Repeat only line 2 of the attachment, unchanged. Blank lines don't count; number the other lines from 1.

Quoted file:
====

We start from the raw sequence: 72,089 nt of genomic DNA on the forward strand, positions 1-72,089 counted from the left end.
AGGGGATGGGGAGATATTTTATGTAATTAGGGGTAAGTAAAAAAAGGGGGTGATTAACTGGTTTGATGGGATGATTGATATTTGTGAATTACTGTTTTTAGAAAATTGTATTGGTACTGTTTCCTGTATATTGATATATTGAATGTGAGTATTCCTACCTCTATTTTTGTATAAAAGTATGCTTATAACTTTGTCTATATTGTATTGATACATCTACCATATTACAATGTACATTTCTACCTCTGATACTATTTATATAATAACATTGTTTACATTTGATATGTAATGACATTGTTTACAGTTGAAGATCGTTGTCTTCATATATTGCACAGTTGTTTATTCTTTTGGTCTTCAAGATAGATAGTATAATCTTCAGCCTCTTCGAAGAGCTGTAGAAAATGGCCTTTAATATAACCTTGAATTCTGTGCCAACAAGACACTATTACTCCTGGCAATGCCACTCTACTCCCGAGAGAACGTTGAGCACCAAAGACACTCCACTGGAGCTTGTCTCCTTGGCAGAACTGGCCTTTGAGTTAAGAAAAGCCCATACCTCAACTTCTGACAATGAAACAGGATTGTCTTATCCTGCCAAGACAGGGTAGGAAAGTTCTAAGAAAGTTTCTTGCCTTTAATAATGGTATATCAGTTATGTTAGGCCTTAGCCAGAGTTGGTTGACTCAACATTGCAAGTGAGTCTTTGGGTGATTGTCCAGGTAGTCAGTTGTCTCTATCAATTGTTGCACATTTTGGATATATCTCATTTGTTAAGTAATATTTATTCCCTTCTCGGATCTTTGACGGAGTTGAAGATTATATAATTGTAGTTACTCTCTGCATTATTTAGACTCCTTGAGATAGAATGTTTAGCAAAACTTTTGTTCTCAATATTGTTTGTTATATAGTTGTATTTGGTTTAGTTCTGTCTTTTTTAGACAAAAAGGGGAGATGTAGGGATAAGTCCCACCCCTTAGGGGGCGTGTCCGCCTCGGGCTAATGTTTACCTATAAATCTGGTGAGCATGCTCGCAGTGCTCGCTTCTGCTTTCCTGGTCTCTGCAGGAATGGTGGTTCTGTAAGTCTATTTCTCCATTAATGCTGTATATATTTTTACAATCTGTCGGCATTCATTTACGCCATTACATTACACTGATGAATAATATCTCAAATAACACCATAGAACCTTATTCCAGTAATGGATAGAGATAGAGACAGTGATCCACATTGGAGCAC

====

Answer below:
AGGGGATGGGGAGATATTTTATGTAATTAGGGGTAAGTAAAAAAAGGGGGTGATTAACTGGTTTGATGGGATGATTGATATTTGTGAATTACTGTTTTTAGAAAATTGTATTGGTACTGTTTCCTGTATATTGATATATTGAATGTGAGTATTCCTACCTCTATTTTTGTATAAAAGTATGCTTATAACTTTGTCTATATTGTATTGATACATCTACCATATTACAATGTACATTTCTACCTCTGATACTATTTATATAATAACATTGTTTACATTTGATATGTAATGACATTGTTTACAGTTGAAGATCGTTGTCTTCATATATTGCACAGTTGTTTATTCTTTTGGTCTTCAAGATAGATAGTATAATCTTCAGCCTCTTCGAAGAGCTGTAGAAAATGGCCTTTAATATAACCTTGAATTCTGTGCCAACAAGACACTATTACTCCTGGCAATGCCACTCTACTCCCGAGAGAACGTTGAGCACCAAAGACACTCCACTGGAGCTTGTCTCCTTGGCAGAACTGGCCTTTGAGTTAAGAAAAGCCCATACCTCAACTTCTGACAATGAAACAGGATTGTCTTATCCTGCCAAGACAGGGTAGGAAAGTTCTAAGAAAGTTTCTTGCCTTTAATAATGGTATATCAGTTATGTTAGGCCTTAGCCAGAGTTGGTTGACTCAACATTGCAAGTGAGTCTTTGGGTGATTGTCCAGGTAGTCAGTTGTCTCTATCAATTGTTGCACATTTTGGATATATCTCATTTGTTAAGTAATATTTATTCCCTTCTCGGATCTTTGACGGAGTTGAAGATTATATAATTGTAGTTACTCTCTGCATTATTTAGACTCCTTGAGATAGAATGTTTAGCAAAACTTTTGTTCTCAATATTGTTTGTTATATAGTTGTATTTGGTTTAGTTCTGTCTTTTTTAGACAAAAAGGGGAGATGTAGGGATAAGTCCCACCCCTTAGGGGGCGTGTCCGCCTCGGGCTAATGTTTACCTATAAATCTGGTGAGCATGCTCGCAGTGCTCGCTTCTGCTTTCCTGGTCTCTGCAGGAATGGTGGTTCTGTAAGTCTATTTCTCCATTAATGCTGTATATATTTTTACAATCTGTCGGCATTCATTTACGCCATTACATTACACTGATGAATAATATCTCAAATAACACCATAGAACCTTATTCCAGTAATGGATAGAGATAGAGACAGTGATCCACATTGGAGCAC